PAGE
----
Uber Freight taps Amazon alum Christenson to run Europe

A truck makes a delivery in Amsterdam.

In his first 24 hours on the job, the new head of Uber Freight Europe spoke about his responsibility to prioritize the digital brokerage’s investments and achieve a balance between revenue growth and profitability.

This morning, Wednesday, January 22, Uber Technologies (NYSE: UBER) announced that Amazon veteran Tom Christenson has joined the company as regional general manager of Uber Freight Europe.

“We’ve celebrated a number of milestones at Uber Freight over the last year – key among them was our expansion into the European market,” said Lior Ron, Head of Uber Freight, in a statement. Ron added, “Today, Uber Freight operates in the Netherlands, Germany, and Poland, and I look forward to seeing our European growth continue under Tom’s leadership. I know he’ll guide the team into 2020 and beyond, scaling sustainable business in the region by increasing efficiency, reducing empty miles, and elevating customer needs in one of the largest freight markets in the world.”

Christenson began his career at J.P. Morgan and Oliver Wyman before spending ten years at Marsh & McLennan Companies, where he rose to chief operating officer. Christenson worked in several industries including consumer reporting and software before settling at Amazon, where he spent nearly five years divided between Seattle and Luxembourg as a general manager and P&L business leader. Christenson is relocating to Amsterdam for the new role.

Scaling the three-sided marketplace of seller, customer, and transportation provider as the worldwide general manager of seller-fulfilled Prime gave Christenson an appreciation for the task of responsibly growing a logistics business in a complex regulatory environment.

FreightWaves spoke to Christenson by phone.

“[Uber CEO] Dara [Khosrowshahi] has made it very clear that to drive efficiency in the business and leverage the power of the platform to drive toward profitability is a very high priority for the business,” Christenson said. “My responsibility is to help lead the EU business to prioritize investments and help us be powerful contributors to Uber’s revenue and overall profitability picture, driving toward a balance between those two.”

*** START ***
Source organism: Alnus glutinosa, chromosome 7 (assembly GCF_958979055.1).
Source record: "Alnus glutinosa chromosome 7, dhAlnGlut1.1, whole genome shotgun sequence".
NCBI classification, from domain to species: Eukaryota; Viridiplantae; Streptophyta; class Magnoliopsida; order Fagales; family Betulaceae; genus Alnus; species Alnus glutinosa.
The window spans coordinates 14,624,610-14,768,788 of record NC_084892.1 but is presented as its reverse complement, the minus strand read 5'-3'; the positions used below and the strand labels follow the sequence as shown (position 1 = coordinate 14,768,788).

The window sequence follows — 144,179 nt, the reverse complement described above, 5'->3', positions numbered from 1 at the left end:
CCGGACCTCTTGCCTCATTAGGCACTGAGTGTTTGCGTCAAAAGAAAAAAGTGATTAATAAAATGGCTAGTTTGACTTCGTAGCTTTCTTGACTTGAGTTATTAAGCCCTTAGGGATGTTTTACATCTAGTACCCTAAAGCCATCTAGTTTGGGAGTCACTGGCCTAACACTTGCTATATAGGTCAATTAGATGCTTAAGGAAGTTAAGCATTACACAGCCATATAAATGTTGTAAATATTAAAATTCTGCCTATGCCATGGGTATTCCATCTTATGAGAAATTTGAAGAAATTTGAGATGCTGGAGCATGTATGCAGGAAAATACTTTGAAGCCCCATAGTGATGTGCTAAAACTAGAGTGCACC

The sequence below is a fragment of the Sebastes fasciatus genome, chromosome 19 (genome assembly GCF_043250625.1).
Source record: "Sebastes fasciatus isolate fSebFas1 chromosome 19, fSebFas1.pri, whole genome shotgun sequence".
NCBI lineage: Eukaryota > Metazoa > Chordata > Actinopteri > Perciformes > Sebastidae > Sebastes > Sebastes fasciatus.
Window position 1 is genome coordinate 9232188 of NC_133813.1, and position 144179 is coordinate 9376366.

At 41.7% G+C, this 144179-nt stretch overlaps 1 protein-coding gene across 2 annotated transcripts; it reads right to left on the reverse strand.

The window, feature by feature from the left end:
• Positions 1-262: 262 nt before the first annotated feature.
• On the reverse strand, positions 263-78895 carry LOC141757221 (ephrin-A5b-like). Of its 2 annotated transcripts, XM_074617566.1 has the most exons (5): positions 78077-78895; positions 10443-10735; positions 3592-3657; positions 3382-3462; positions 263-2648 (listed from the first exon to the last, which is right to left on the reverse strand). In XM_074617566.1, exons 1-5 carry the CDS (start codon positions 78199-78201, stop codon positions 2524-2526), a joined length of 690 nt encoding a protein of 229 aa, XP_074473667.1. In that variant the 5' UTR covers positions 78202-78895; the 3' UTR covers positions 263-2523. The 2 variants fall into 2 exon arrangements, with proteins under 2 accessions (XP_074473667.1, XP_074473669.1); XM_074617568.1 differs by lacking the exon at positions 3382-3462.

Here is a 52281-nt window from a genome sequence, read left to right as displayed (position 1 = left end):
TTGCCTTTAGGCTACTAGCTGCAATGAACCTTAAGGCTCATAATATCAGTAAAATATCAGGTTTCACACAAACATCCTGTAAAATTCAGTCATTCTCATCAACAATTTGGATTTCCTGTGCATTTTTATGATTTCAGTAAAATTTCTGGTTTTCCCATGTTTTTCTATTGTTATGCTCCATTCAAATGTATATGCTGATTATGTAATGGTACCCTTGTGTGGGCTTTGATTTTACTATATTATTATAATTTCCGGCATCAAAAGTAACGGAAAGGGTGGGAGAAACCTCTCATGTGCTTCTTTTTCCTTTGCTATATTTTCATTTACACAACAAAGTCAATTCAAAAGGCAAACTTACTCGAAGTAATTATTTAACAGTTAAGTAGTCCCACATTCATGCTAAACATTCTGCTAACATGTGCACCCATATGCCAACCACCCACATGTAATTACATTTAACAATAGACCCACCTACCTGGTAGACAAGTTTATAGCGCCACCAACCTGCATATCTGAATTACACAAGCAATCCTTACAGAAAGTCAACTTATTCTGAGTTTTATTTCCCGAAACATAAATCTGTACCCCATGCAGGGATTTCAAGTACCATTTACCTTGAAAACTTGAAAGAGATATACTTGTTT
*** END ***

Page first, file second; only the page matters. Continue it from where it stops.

Uber Freight reported revenues of $218 million in the third quarter of 2019 and adjusted EBITDA losses of $81 million. Although so far Uber Freight has not come under scrutiny from Wall Street investors—analysts almost never ask about it on conference calls—Khosrowshahi has said that Uber will take steps to exit unprofitable markets where the company cannot be the number one or two player. Earlier this week, Uber closed the sale of Eats India to Zomato, a food delivery service locked in a fierce battle with Swiggy, in exchange for a 9.99% equity stake. Uber’s stock price soared more than 7% on the news. Over the past month, shares of Uber have climbed more than 22% as management signalled its intention to pivot toward unit economics and profitability.

For now, Christenson is laser-focused on Uber Freight’s customers, which means both shippers and carriers.

“Starting with the customer and working backwards is a fundamental tenet of most successful businesses,” Christenson said, “and I’m thrilled that Uber has the same customer obsession. The most exciting thing about this business, and logistics in particular, is having two sets of customers—the shipper and the carrier.”

Although he was not part of Uber Freight’s earlier decisions to expand into the Netherlands, Germany, and then Poland, Christenson said that strategy was driven by how freight flows across Europe. 

“There’s a lot of cross border traffic between those nations,” Christenson explained. “In terms of building efficiency for carriers who are looking to solve the problem of empty backhauls, it makes an awful lot of sense. We continue to look to expand our network and we are already moving loads across continental Europe.”

No one player has more than single-digit market share in Europe’s fragmented freight brokerage industry, Christenson explained, giving Uber Freight an opportunity to carve out a large space.

Addressing how he fit into the new role, Christenson said that he’s spent his career developing skills in prioritizing investments and scaling businesses “at speed and responsibly.” 

“Building strategic relationships with large and small customers has been an area where I’ve had the opportunity to learn at my prior roles—at Fortune 100 companies delivering outsourced business services, but also working with millions of independent and small businesses and help them match their shipments to customers,” Christenson said. “I’ve had very good experiences working at organizations that are very responsible at managing employees, customers, and  community, and working responsibly within regulatory environments. Those are the pillars I’m drawing on to drive success at Uber Freight and the things I’ve been impressed with by the team so far.”